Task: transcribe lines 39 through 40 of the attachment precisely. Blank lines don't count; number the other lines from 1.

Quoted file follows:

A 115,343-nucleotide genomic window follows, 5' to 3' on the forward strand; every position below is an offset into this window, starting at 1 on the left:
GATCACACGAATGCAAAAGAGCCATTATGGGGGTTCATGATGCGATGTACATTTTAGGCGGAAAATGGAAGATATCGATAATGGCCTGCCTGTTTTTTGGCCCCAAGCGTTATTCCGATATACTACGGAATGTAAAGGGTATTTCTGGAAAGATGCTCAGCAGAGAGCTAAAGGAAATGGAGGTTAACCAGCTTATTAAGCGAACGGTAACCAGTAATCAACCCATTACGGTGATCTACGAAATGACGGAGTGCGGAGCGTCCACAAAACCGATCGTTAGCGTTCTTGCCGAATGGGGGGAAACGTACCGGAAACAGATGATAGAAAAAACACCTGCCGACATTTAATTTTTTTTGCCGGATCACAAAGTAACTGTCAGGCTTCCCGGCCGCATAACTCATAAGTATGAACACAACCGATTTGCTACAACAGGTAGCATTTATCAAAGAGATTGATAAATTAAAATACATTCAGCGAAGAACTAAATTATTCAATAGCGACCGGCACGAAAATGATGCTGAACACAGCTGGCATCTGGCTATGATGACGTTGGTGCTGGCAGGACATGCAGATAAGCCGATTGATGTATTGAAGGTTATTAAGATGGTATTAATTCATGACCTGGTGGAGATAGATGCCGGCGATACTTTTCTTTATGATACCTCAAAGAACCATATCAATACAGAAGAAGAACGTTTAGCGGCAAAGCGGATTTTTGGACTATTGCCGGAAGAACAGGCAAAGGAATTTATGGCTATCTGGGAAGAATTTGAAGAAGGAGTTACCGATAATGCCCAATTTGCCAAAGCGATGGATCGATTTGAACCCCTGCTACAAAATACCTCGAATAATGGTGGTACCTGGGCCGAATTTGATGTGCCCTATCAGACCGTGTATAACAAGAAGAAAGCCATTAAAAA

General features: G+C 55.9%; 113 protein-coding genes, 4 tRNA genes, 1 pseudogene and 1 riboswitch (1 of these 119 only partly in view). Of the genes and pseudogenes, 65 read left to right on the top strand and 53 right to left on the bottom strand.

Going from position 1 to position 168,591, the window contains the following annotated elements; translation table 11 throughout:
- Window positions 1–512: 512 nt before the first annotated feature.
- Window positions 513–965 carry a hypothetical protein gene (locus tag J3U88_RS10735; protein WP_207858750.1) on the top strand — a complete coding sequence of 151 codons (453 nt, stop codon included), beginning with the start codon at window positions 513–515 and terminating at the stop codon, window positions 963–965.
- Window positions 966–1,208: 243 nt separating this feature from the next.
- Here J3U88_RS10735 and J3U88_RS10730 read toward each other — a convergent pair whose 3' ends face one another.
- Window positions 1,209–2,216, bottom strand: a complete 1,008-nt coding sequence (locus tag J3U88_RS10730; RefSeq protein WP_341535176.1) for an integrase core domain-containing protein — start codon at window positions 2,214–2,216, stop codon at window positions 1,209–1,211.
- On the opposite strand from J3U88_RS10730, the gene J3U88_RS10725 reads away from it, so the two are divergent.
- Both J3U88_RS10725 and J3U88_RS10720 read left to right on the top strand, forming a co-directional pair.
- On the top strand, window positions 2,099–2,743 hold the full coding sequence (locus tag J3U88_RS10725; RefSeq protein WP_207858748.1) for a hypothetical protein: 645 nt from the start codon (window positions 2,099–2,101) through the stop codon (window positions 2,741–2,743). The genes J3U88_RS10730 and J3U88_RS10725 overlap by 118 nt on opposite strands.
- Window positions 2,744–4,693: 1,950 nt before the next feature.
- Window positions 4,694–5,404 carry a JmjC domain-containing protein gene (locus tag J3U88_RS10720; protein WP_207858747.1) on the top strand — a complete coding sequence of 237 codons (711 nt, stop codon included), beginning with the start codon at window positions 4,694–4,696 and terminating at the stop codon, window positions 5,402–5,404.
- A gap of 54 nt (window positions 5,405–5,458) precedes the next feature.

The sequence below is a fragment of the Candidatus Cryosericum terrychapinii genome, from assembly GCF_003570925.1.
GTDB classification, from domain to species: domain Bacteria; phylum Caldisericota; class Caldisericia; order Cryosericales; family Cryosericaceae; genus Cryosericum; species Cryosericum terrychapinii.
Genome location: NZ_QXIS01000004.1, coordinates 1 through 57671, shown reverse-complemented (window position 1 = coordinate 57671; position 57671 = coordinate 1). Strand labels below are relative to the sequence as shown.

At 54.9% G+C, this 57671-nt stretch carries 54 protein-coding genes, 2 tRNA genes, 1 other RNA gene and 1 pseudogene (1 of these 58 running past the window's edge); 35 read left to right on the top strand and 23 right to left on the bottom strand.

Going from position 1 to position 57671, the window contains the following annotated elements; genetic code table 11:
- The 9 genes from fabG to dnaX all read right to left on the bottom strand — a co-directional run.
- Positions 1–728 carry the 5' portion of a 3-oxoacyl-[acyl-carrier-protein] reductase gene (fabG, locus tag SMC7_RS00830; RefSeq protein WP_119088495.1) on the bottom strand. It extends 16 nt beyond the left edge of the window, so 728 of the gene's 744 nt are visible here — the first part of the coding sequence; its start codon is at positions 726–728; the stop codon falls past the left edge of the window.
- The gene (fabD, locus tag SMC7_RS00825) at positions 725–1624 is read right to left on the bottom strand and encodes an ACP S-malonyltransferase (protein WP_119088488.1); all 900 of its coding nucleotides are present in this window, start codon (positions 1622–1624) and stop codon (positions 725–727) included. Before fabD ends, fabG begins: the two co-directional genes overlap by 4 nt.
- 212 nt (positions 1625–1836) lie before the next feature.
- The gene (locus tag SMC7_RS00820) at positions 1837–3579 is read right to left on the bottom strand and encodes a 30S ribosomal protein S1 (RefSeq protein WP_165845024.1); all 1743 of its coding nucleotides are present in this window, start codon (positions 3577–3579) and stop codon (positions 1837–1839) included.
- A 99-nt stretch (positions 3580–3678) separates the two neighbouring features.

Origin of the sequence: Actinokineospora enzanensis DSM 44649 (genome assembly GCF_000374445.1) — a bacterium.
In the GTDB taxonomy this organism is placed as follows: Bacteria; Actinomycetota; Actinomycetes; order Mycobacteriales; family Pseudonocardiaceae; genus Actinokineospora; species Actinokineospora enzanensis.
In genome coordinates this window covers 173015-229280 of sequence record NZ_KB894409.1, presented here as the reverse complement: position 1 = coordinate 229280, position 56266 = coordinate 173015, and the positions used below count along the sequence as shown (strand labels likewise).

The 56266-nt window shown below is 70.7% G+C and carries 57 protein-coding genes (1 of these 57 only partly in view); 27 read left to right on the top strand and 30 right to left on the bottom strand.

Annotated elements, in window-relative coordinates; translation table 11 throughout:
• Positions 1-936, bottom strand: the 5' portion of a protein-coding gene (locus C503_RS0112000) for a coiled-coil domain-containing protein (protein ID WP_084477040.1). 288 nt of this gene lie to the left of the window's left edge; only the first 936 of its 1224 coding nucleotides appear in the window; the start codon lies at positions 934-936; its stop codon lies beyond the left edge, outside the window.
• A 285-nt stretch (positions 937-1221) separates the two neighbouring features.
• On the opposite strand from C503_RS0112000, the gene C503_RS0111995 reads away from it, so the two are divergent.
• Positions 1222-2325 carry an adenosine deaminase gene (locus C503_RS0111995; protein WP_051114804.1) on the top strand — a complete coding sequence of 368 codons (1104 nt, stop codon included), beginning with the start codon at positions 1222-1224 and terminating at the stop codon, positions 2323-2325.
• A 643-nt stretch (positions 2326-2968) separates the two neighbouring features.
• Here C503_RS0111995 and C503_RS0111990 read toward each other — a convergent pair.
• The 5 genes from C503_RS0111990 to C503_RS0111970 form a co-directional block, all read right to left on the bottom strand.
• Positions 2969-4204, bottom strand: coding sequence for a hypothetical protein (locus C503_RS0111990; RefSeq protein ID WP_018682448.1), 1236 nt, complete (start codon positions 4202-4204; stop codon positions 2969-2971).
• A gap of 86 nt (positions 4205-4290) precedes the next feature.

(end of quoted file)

• Positions 2969-4204, bottom strand: coding sequence for a hypothetical protein (locus C503_RS0111990; RefSeq protein ID WP_018682448.1), 1236 nt, complete (start codon positions 4202-4204; stop codon positions 2969-2971).
• A gap of 86 nt (positions 4205-4290) precedes the next feature.